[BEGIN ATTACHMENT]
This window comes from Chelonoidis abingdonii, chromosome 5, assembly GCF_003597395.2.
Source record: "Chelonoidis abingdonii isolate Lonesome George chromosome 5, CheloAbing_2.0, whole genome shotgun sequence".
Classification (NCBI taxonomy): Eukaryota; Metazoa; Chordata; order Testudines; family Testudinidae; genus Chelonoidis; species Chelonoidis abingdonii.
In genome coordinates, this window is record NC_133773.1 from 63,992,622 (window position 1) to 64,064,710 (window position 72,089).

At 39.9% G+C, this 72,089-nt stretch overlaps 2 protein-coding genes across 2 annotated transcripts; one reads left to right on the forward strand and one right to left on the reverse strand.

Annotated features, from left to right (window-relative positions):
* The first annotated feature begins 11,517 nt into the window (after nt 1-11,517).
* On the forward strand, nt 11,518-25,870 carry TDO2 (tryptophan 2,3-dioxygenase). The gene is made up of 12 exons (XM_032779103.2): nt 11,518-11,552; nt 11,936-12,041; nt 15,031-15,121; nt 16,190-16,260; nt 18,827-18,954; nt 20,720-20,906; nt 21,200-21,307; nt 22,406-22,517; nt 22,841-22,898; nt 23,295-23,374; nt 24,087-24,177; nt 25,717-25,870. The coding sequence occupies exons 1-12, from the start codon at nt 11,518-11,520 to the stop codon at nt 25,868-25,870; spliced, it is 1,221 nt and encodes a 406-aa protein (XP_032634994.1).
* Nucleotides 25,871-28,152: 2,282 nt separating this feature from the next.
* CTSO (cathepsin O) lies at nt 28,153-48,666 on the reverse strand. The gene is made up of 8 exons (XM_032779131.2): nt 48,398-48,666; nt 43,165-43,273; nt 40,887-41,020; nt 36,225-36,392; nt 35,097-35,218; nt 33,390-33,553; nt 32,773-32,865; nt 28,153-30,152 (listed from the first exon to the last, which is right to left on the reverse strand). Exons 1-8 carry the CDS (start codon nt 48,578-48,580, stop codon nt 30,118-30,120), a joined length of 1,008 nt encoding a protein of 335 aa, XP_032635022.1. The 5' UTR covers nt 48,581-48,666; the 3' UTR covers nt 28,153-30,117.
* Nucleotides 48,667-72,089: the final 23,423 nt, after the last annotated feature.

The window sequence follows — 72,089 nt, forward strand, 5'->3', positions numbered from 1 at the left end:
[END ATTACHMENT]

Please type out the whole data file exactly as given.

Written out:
This window comes from Chelonoidis abingdonii, chromosome 5, assembly GCF_003597395.2.
Source record: "Chelonoidis abingdonii isolate Lonesome George chromosome 5, CheloAbing_2.0, whole genome shotgun sequence".
Classification (NCBI taxonomy): Eukaryota; Metazoa; Chordata; order Testudines; family Testudinidae; genus Chelonoidis; species Chelonoidis abingdonii.
In genome coordinates, this window is record NC_133773.1 from 63,992,622 (window position 1) to 64,064,710 (window position 72,089).

At 39.9% G+C, this 72,089-nt stretch overlaps 2 protein-coding genes across 2 annotated transcripts; one reads left to right on the forward strand and one right to left on the reverse strand.

Annotated features, from left to right (window-relative positions):
* The first annotated feature begins 11,517 nt into the window (after nt 1-11,517).
* On the forward strand, nt 11,518-25,870 carry TDO2 (tryptophan 2,3-dioxygenase). The gene is made up of 12 exons (XM_032779103.2): nt 11,518-11,552; nt 11,936-12,041; nt 15,031-15,121; nt 16,190-16,260; nt 18,827-18,954; nt 20,720-20,906; nt 21,200-21,307; nt 22,406-22,517; nt 22,841-22,898; nt 23,295-23,374; nt 24,087-24,177; nt 25,717-25,870. The coding sequence occupies exons 1-12, from the start codon at nt 11,518-11,520 to the stop codon at nt 25,868-25,870; spliced, it is 1,221 nt and encodes a 406-aa protein (XP_032634994.1).
* Nucleotides 25,871-28,152: 2,282 nt separating this feature from the next.
* CTSO (cathepsin O) lies at nt 28,153-48,666 on the reverse strand. The gene is made up of 8 exons (XM_032779131.2): nt 48,398-48,666; nt 43,165-43,273; nt 40,887-41,020; nt 36,225-36,392; nt 35,097-35,218; nt 33,390-33,553; nt 32,773-32,865; nt 28,153-30,152 (listed from the first exon to the last, which is right to left on the reverse strand). Exons 1-8 carry the CDS (start codon nt 48,578-48,580, stop codon nt 30,118-30,120), a joined length of 1,008 nt encoding a protein of 335 aa, XP_032635022.1. The 5' UTR covers nt 48,581-48,666; the 3' UTR covers nt 28,153-30,117.
* Nucleotides 48,667-72,089: the final 23,423 nt, after the last annotated feature.

The window sequence follows — 72,089 nt, forward strand, 5'->3', positions numbered from 1 at the left end: